Bridgegate defendant says he was tricked into participating in scheme

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Bill Baroni (center) looks up while walking with his attorney Jennifer Mara (second right) as they leave Martin Luther King Jr. Federal Courthouse after court proceedings

Bill Baroni (center) looks up while walking with his attorney Jennifer Mara (second right) as they leave Martin Luther King Jr. Federal Courthouse after court proceedings

Former Port Authority of New York and New Jersey official Bill Baroni testified in federal court Monday that he was not aware of political motivations when the agency closed lanes at the George Washington Bridge in 2013.

Instead, he said, his second in command at the authority — David Wildstein — told him the closures were part of a traffic study and that any communication with the mayor of Fort Lee would ruin the study.

“I listened to him,” said Baroni, “and I have regretted it ever since.”

Baroni’s testimony was the first time he publicly spoke about the scandal since he was indicted more than a year ago.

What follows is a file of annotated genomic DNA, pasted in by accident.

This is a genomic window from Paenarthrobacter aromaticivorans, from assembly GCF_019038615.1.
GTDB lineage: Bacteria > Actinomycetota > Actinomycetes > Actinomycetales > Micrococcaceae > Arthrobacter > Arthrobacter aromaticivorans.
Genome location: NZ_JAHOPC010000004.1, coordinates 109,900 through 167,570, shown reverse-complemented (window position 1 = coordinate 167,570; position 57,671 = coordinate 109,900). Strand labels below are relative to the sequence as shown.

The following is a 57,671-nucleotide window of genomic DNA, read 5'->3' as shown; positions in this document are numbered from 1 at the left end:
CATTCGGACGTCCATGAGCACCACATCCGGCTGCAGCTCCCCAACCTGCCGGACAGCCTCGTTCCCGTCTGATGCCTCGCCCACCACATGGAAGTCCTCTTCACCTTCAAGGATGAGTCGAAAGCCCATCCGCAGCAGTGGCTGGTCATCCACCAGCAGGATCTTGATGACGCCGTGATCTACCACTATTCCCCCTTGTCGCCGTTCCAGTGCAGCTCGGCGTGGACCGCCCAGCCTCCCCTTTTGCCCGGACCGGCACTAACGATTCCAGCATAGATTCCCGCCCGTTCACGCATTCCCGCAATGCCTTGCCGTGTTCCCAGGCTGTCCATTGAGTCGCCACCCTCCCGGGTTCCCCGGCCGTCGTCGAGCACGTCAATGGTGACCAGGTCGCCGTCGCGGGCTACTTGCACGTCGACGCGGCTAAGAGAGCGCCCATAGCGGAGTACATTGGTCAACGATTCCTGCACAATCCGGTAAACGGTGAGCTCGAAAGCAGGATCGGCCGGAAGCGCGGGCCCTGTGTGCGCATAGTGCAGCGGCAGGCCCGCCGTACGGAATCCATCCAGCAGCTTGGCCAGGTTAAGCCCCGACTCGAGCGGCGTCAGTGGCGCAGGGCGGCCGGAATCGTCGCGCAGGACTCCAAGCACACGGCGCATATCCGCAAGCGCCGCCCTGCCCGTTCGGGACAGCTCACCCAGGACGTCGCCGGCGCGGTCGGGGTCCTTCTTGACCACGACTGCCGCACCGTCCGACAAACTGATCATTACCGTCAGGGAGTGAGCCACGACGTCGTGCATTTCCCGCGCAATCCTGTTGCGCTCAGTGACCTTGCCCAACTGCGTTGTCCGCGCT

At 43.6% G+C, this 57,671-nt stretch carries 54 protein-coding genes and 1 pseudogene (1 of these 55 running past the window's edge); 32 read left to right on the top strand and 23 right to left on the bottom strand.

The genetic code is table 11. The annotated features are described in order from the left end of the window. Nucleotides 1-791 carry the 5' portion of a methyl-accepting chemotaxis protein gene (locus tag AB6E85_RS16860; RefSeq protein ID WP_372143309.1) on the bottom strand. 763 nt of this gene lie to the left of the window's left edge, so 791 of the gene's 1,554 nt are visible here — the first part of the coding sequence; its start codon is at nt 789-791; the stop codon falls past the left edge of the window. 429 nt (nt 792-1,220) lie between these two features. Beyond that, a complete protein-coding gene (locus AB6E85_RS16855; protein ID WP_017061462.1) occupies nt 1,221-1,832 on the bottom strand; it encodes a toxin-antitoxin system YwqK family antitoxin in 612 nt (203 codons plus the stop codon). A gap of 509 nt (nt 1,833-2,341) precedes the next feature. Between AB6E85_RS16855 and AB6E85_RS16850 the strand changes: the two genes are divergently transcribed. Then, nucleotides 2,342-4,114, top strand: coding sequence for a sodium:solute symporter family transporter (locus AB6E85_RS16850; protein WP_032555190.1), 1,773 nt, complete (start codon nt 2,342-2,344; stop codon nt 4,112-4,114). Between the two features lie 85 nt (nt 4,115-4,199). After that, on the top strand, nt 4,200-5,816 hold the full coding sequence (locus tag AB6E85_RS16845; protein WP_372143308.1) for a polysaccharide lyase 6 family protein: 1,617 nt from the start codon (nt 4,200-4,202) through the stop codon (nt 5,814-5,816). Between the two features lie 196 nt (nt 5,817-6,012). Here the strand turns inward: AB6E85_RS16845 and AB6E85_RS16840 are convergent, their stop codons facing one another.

Baroni and Bridget Anne Kelly, a former aide to Gov. Chris Christie, are facing several charges stemming from a plot to cause traffic jams in Fort Lee in 2013 to punish the borough’s Democratic mayor for not endorsing Republican Christie’s re-election bid.

In federal court in Newark, Baroni cast himself as an unknowing participant in the scheme.

He testified that he wanted to return calls from Fort Lee Mayor Mark Sokolich during the lane closures but was told not to by Wildstein, whom Baroni said communicated regularly with the Christie administration.

Baroni also claimed that after Sokolich protested that he thought the traffic jams had a political motive, Wildstein lied to him under questioning.

“I said, ‘David, tell me right now, is this true? Is there anything to this?’ And he looked me in the eye and said, ‘Absolutely not.'”

Baroni also implicated other members of the Christie administration and the port authority, whom he said had knowledge of the lane closures and helped cover up their political motivations.

The prosecution, however, questioned why Baroni never responded to Sokolich’s pleas for help while lanes were closed and traffic gridlock was taking over Fort Lee, especially after Baroni detailed his close relationship with Sokolich.

“You could have called the mayor,” said prosecutor Lee Cortes, “but you didn’t, did you?”

Testimony will resume Tuesday.

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